Qamb_G: the convection heat transfer between the transparent glass cover and the ambient air.

QG_Abs: the radiation heat transfer between the transparent glass cover and absorber.

QG_Air: the heat flux, which represents the convection heat exchange between the transparent glass cover and the air. The amount of heat extracted from the control volume between x and x + dx is given by equation (2), thus, the heat equation for our case can be written by equation (3).(2) (3)

x′ = x/L: relative position relative to the main axis.

QAir_Abs: the heat flux, which represents the convection heat exchange between the absorber and the air.

We focus our calculations on the determination of the air temperature at any position x. Energy balance for absorber is represented below:(4)

For the multizone building modelling, temporal variations in mass are very low amounts; the change in enthalpy can be assimilated to the variation in temperature [57]:(5)

The first term of the second expression represents the convective flow exchange between surfaces j of walls for zone i corresponding to a temperature Tsij and the air mass in this zone corresponding to a temperature Tal (W). We obtain a system of n equations with n unknowns; the main variables are the air temperatures in each zone. The surface temperature Tsij will be obtained by establishing thermal balance of the wall inner surface. It is through these balances that we see couplings with other modes of heat transfer. With using the simplified conservation equation of the dry air mass, we get equation (6) [57]:(6)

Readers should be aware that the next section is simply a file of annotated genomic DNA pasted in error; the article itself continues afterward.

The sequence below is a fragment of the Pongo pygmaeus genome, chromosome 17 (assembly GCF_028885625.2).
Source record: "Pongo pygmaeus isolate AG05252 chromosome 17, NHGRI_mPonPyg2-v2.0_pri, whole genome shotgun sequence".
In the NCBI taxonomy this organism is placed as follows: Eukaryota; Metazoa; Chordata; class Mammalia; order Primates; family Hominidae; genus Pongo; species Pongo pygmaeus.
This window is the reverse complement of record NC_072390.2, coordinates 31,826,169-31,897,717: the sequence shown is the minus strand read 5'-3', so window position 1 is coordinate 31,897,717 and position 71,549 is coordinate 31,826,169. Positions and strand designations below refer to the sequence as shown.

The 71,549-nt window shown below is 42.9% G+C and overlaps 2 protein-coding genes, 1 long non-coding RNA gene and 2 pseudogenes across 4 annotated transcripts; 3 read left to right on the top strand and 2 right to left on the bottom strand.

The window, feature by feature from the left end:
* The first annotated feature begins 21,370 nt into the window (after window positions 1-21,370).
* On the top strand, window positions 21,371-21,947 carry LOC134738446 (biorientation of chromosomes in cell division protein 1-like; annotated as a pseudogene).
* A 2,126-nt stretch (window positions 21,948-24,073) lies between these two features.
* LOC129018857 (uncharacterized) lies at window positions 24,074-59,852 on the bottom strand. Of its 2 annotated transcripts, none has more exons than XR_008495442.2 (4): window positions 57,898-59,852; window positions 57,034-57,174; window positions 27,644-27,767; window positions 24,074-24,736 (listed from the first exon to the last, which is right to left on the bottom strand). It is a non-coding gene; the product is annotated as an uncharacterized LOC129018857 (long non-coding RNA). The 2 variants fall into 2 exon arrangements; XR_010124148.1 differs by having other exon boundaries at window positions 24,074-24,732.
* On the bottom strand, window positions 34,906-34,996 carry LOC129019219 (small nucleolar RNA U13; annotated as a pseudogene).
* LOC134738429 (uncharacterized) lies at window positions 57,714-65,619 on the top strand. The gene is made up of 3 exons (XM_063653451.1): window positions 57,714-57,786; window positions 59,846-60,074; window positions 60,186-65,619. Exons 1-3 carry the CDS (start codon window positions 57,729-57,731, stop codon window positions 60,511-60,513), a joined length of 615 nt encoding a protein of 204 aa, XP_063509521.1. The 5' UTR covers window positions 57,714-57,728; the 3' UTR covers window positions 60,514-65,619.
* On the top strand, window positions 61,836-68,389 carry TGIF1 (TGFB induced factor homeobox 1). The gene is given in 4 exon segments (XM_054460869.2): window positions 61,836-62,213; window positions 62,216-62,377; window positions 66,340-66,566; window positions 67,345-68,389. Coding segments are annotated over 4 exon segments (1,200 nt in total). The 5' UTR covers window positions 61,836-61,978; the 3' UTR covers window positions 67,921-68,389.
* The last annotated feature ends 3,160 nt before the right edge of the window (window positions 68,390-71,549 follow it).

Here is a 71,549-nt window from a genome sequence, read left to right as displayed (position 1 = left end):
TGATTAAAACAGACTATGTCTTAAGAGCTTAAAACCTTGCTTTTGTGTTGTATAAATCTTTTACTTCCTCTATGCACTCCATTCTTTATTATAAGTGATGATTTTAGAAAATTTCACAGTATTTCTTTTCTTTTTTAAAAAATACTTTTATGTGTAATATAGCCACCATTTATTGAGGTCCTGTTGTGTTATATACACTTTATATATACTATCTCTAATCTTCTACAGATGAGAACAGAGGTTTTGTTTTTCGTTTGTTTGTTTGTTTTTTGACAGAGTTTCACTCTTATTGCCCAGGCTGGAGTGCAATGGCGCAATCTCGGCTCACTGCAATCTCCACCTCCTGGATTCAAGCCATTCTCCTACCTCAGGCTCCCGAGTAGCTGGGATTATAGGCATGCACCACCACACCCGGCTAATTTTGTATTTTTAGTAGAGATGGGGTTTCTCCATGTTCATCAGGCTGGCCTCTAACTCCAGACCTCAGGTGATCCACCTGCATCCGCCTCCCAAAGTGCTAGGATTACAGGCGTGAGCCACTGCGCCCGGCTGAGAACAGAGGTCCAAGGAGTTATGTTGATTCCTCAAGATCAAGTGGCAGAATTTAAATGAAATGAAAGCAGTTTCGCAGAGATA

As for the sensitive balance, a system of n equations with n unknowns is obtained; the main variables are the specific humidities in each zone. We can use the empirical formulas of Nadeau and Puiggali [11,12]; specific humidity may be expressed as a function of relative humidity by the relationship:(7)

Superficial exchanges, especially convective exchanges are complex phenomena governed by the fluid mechanics laws, we will support on the proposed approaches in reference [12]. For more clarification, consult the work in the article given by reference [12].

thumbnail Fig. 1

Schematic view, types of nodes and heat balance of the flat plate solar collector.